The U.S. Securities and Exchange Commission (SEC) has settled charges against Zachary Coburn, the founder of EtherDelta, a digital “token” trading platform.
The crypto trading platform allowed users to trade Ethereum-based tokens without registering accounts or entrusting their funds to an exchange-controlled wallet. Trading was managed by a smart contract, though the exchange relied on off-chain infrastructure maintained by its operator.
According to the SEC charges, the EtherDelta platform illegally allowed users to trade tokens that the SEC considers to be securities under federal law, making it an unregistered securities exchange.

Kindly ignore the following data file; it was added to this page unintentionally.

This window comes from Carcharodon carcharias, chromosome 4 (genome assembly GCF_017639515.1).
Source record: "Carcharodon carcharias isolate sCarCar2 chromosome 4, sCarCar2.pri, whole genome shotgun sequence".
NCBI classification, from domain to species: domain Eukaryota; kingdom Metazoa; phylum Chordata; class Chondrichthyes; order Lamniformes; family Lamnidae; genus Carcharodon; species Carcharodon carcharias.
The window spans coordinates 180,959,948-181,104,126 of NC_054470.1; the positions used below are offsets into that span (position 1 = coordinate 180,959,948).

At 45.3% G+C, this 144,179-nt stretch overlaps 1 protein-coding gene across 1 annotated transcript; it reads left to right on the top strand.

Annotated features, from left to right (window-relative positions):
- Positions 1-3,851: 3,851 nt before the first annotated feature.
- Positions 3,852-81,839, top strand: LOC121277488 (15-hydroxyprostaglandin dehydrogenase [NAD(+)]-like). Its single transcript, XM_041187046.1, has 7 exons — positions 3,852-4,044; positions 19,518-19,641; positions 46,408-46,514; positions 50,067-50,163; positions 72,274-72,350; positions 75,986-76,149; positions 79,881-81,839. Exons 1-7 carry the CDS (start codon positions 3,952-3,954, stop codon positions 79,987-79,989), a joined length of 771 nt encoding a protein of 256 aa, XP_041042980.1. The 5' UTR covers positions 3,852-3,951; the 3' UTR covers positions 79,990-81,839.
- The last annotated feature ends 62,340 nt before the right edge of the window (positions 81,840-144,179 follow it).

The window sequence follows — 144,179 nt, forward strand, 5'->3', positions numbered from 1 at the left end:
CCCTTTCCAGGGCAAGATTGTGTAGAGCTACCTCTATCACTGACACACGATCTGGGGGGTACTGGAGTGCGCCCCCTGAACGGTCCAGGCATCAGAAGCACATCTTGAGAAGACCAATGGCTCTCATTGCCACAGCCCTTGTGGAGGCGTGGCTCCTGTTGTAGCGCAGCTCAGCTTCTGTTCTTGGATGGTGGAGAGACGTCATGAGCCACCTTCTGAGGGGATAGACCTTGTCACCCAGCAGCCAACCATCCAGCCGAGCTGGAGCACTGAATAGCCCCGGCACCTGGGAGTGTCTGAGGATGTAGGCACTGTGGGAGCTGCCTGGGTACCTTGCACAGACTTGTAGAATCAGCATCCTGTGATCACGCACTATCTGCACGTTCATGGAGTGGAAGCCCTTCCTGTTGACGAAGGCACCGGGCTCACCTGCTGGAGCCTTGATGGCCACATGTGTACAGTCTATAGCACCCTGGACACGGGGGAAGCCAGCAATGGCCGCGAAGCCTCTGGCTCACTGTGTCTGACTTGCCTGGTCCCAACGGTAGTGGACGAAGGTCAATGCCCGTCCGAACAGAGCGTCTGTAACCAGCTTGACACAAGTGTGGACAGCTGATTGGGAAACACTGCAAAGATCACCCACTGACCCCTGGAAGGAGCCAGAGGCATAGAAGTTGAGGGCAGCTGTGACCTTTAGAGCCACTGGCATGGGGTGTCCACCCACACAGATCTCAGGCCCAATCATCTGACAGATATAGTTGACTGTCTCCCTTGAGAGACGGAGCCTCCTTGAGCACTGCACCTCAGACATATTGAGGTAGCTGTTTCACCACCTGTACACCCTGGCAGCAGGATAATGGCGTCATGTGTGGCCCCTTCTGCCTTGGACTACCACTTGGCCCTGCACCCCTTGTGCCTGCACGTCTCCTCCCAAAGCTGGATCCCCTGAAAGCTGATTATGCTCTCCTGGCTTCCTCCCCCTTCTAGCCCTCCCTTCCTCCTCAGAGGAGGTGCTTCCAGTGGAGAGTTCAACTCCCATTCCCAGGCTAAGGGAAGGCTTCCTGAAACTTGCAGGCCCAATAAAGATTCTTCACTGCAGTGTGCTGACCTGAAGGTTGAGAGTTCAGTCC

This is the SEC’s first enforcement action based on findings that such a platform operated as an unregistered national securities exchange.
EtherDelta is an online platform for secondary market trading of ERC20 tokens, a type of blockchain-based token commonly issued in Initial Coin Offerings (ICOs). The order found that Coburn caused EtherDelta to operate as an unregistered national securities exchange.
Without admitting or denying the findings, Coburn consented to the order and agreed to pay $300,000 in disgorgement plus $13,000 in prejudgment interest and a $75,000 penalty.
The settlement is announced as US authorities step up their efforts to put an end to cryptocurrency fraud.